The fungus, Candida auris, was identified in Asia in 2009 but was first reported in the US in 2016. The number of infections in the country has risen by 95% between 2020 and 2021.
The fungus, a type of yeast called Candida auris, or C. auris, can cause severe illness in people with weakened immune systems. A drug-resistant and potentially deadly fungus has been spreading rapidly through U.S. health care facilities, a new government study finds. The fungus, a type of yeast called Candida auris, or C. auris, can cause severe illness in people with weakened immune systems. The number of people diagnosed with infections — as well as the number of those who were found through screening to be carrying C. auris — has been rising at an alarming rate since it was first reported in the U.S., researchers from the Centers for Disease Control and Prevention reported Monday.
The increases, “especially in the most recent years, are really concerning to us,” the study’s lead author, Dr. Meghan Lyman, chief medical officer in the CDC’s Mycotic Diseases Branch, said in an interview. “We’ve seen increases not just in areas of ongoing transmission, but also in new areas.”
The CDC’s new warning, published in the Annals of Internal Medicine, comes as the Mississippi Department of Health is fighting a growing outbreak of the fungus. Since November, at least 12 people have been infected with C. auris with four “potentially associated deaths,” the state’s epidemiologist Dr. Paul Byers, said in an email.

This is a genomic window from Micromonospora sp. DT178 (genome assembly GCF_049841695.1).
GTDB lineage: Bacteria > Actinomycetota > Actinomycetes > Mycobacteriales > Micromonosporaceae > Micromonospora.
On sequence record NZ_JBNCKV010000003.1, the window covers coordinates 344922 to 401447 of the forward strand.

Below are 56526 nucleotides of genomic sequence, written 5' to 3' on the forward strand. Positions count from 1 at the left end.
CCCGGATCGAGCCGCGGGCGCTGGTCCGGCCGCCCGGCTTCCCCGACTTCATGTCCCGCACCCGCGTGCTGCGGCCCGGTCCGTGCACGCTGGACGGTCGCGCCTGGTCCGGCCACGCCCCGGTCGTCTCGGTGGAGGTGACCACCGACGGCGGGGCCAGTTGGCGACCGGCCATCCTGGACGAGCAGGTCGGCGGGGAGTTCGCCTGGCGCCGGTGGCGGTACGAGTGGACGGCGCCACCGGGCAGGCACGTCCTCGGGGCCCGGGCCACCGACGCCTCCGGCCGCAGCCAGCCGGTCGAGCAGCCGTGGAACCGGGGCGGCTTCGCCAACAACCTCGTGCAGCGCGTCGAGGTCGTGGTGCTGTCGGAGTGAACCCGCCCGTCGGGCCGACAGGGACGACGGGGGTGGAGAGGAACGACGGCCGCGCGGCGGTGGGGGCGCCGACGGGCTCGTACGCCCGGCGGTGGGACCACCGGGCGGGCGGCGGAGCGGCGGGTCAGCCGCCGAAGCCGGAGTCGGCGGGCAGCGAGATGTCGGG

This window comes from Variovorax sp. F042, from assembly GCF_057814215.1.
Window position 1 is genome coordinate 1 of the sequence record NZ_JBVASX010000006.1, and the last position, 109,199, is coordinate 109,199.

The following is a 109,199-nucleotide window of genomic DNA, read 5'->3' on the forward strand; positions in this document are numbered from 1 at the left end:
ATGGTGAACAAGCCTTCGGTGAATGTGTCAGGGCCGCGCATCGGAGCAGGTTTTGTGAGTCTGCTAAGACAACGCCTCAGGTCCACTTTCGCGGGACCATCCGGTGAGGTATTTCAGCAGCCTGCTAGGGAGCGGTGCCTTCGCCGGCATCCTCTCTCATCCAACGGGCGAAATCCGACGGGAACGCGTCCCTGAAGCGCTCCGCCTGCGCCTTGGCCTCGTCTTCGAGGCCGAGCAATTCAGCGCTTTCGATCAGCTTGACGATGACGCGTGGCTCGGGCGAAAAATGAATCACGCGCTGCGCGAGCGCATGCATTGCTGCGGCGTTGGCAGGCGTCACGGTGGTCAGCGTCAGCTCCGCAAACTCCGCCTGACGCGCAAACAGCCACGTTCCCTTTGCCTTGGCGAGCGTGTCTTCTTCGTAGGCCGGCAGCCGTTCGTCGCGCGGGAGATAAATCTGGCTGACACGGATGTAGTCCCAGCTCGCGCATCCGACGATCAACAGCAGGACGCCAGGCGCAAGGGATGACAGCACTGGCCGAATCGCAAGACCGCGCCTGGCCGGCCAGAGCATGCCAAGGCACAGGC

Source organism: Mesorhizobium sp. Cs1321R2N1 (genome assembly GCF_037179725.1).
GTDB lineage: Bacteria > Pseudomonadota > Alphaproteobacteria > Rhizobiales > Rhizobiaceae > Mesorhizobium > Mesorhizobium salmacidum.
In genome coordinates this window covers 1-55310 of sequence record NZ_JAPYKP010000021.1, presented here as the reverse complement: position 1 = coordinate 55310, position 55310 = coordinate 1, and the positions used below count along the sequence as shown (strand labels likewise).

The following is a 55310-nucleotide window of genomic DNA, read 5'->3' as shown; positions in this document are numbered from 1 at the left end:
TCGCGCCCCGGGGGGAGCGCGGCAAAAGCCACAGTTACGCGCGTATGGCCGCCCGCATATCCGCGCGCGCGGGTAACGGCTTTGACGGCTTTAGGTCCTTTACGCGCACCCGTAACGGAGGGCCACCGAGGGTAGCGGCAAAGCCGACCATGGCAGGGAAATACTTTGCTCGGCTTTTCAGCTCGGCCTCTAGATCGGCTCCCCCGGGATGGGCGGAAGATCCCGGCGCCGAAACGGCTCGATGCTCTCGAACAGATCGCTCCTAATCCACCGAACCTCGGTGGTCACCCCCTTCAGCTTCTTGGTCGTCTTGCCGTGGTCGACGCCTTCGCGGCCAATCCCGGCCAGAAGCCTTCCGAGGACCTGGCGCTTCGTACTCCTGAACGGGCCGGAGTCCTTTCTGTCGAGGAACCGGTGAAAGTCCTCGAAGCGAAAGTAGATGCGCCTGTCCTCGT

There has been ongoing transmission at two long-term care facilities, although cases have been identified at several other facilities in the state. “Unfortunately, multidrug resistant organisms such as C. auris have become more prevalent among our highest risk individuals, such as residents in long-term care facilities,” Byers said.
The fungus can be found on the skin and throughout the body, according to the CDC. It’s not a threat to healthy people, but about one-third of people who become sick with C. auris die. In the CDC report, researchers analyzed state and local health department data on people sickened by the fungus from 2016 through Dec. 31, 2021, as well as those who were “colonized,” meaning they were not ill but were carrying it on their bodies with the potential of transmitting it to others who might be more vulnerable to it. The number of infections increased by 59%, to 756, from 2019 to 2020 and then by an additional 95%, to 1,471, in 2021. The researchers also found that the incidence of people not infected with the fungus but colonized by it increased by 21% in 2020, compared to 2019, and by 209% in 2021, with an increase to 4,041 in 2021 compared to 1,310 in 2020.
The main problem is preventing the fungus from spreading to patients in hospital intensive care units, Javaid said. Unfortunately, C. auris can colonize not only people who come in contact with the fungus, but also patient rooms. “By its nature it has an extreme ability to survive on surfaces,” he said. “It can colonize walls, cables, bedding and chairs. We clean everything with bleach and UV light.” The new research comes as Mississippi is facing a growing outbreak of the fungus.